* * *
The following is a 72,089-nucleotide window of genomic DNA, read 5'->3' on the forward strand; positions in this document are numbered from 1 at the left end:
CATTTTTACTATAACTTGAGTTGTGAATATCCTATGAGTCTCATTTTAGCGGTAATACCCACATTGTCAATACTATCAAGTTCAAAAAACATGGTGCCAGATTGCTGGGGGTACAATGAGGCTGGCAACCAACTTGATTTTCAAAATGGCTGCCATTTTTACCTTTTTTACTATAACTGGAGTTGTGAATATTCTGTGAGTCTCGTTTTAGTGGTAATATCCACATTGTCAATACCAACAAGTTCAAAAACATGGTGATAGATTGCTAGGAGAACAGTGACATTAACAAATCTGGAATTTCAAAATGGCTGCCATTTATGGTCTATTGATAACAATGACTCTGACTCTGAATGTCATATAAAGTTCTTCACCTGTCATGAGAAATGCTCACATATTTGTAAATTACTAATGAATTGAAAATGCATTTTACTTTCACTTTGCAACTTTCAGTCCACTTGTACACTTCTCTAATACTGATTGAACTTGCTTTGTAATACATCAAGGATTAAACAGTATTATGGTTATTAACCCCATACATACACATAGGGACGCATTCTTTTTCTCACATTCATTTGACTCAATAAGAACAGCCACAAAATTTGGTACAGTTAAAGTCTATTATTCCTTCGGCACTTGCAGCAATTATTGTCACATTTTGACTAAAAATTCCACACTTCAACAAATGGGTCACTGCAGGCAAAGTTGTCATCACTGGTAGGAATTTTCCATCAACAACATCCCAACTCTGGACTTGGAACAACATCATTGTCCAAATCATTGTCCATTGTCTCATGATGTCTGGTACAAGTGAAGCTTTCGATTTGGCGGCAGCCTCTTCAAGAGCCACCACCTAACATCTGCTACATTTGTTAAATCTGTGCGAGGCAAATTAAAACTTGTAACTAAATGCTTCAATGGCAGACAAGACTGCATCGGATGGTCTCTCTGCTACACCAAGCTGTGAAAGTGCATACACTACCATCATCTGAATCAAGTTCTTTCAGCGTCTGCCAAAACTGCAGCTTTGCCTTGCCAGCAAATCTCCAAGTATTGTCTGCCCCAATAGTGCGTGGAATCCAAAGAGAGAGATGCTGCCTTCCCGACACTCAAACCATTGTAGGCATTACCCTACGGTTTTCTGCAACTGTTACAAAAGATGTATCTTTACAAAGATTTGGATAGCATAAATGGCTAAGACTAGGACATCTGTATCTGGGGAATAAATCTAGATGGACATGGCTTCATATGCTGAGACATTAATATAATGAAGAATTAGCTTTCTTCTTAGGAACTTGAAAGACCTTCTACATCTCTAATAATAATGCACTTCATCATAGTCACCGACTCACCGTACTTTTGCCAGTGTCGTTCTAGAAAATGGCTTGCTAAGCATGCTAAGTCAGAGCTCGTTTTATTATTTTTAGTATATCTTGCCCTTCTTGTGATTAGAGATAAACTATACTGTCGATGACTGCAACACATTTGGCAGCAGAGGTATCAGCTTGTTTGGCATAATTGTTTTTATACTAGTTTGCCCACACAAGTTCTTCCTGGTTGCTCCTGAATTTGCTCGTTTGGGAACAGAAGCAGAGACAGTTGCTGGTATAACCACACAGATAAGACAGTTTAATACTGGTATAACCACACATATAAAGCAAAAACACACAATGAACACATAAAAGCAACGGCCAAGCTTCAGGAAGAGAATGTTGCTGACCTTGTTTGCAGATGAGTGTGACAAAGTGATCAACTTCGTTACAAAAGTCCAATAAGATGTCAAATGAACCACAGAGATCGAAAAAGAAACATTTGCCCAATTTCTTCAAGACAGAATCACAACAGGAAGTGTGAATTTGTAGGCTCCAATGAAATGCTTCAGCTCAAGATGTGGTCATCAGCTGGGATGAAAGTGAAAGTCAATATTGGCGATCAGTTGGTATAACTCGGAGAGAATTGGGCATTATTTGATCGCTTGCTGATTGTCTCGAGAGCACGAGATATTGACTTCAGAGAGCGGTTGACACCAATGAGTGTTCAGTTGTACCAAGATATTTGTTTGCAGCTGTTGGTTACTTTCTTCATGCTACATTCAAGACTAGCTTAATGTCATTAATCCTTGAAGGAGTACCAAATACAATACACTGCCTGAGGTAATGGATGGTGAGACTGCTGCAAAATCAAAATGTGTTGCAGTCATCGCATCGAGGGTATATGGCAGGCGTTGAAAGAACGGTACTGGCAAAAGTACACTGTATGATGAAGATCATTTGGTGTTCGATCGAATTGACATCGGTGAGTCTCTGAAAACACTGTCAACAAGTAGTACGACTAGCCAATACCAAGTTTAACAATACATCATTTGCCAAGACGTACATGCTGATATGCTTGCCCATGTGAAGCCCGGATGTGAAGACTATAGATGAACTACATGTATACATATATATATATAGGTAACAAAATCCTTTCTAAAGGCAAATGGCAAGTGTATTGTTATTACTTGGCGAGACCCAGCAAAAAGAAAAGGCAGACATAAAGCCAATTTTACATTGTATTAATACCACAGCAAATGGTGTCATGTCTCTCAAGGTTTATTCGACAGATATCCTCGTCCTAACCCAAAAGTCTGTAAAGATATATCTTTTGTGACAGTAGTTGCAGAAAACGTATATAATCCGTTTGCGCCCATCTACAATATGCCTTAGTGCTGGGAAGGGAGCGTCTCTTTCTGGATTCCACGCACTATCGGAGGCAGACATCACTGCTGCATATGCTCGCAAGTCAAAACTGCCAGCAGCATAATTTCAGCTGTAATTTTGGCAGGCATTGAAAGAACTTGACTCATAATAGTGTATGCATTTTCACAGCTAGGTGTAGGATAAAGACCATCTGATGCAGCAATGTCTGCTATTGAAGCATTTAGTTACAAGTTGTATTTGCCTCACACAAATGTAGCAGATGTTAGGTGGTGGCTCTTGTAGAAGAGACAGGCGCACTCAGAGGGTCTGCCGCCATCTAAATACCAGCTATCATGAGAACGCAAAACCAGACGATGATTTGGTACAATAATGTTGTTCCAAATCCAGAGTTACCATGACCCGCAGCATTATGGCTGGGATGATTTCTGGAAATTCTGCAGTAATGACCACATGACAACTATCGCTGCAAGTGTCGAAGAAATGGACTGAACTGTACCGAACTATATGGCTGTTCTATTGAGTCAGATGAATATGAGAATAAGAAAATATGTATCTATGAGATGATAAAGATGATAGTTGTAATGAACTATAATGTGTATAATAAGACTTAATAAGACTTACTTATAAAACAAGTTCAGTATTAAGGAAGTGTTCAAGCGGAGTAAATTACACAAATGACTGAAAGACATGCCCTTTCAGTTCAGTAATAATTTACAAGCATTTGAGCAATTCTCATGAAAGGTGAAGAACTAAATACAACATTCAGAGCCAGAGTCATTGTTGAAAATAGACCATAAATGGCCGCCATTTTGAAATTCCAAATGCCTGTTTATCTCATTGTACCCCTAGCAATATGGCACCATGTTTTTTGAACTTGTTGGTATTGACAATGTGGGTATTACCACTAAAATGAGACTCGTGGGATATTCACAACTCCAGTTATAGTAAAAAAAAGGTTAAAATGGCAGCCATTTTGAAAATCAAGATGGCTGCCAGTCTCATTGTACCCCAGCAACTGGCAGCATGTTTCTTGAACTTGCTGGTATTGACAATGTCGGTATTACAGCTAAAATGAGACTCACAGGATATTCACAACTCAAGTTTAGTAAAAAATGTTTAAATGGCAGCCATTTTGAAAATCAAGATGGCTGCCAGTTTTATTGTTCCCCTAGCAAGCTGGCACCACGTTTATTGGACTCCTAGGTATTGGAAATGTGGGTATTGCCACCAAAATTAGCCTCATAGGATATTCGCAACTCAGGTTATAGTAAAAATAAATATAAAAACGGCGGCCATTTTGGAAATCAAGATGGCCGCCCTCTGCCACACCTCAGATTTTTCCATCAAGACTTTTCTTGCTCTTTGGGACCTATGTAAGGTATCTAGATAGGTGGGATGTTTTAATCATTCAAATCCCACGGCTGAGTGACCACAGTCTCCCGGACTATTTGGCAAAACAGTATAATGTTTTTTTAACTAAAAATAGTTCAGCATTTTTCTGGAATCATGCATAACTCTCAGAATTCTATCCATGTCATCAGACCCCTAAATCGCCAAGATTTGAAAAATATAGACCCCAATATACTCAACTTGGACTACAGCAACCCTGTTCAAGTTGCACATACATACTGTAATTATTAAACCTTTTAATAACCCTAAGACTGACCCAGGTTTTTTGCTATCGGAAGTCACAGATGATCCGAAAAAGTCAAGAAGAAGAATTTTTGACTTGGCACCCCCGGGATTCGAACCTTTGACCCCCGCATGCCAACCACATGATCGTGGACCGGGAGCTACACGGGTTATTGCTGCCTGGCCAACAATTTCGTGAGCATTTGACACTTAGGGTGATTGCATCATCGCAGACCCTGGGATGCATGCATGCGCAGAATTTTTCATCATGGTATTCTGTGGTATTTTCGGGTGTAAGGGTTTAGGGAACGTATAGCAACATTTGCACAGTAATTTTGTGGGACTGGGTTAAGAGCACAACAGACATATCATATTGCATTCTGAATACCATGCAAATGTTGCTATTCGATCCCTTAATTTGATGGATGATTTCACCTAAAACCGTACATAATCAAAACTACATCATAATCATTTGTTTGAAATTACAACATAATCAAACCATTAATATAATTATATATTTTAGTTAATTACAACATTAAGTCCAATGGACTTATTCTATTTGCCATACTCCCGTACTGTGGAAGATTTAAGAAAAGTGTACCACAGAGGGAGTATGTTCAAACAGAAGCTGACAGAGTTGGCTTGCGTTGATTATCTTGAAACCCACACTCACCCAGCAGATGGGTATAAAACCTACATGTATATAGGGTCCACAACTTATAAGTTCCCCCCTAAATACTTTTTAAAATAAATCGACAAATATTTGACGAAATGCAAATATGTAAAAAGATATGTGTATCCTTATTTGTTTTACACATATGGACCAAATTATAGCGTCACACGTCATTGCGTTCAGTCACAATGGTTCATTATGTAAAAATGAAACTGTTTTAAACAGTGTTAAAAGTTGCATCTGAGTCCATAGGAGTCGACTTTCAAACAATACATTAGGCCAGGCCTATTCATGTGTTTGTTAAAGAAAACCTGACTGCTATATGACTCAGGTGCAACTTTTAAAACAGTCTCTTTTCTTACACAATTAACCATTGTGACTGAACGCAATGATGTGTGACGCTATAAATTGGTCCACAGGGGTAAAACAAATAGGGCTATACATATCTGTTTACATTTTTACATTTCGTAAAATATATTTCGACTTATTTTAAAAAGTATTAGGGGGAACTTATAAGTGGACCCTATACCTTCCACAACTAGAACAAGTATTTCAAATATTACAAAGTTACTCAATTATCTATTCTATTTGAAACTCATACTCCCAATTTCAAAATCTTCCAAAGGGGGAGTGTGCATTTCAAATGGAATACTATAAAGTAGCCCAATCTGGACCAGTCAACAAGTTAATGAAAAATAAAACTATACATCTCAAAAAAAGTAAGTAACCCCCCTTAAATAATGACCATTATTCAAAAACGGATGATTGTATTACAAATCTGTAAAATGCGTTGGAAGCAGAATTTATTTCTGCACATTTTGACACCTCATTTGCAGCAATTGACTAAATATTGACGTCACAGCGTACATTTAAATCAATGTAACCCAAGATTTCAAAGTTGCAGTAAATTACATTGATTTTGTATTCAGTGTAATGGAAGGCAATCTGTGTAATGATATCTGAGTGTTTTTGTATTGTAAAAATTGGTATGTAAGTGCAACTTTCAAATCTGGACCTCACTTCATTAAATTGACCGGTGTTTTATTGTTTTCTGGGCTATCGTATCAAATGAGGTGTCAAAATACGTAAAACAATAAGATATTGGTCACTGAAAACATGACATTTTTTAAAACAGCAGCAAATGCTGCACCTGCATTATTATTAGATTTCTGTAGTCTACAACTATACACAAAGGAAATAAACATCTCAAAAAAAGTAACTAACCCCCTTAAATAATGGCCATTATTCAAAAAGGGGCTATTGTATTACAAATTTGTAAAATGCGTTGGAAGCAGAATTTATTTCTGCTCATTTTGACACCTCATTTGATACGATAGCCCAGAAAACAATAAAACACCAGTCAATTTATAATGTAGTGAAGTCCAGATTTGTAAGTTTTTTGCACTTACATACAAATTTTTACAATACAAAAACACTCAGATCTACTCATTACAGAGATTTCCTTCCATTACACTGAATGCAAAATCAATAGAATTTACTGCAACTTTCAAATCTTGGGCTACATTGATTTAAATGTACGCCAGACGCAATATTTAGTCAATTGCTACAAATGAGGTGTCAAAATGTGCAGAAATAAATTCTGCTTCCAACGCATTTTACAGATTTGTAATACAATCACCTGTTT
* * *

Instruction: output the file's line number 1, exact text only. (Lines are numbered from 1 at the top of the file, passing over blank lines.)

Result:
The following is a 72,089-nucleotide window of genomic DNA, read 5'->3' on the forward strand; positions in this document are numbered from 1 at the left end: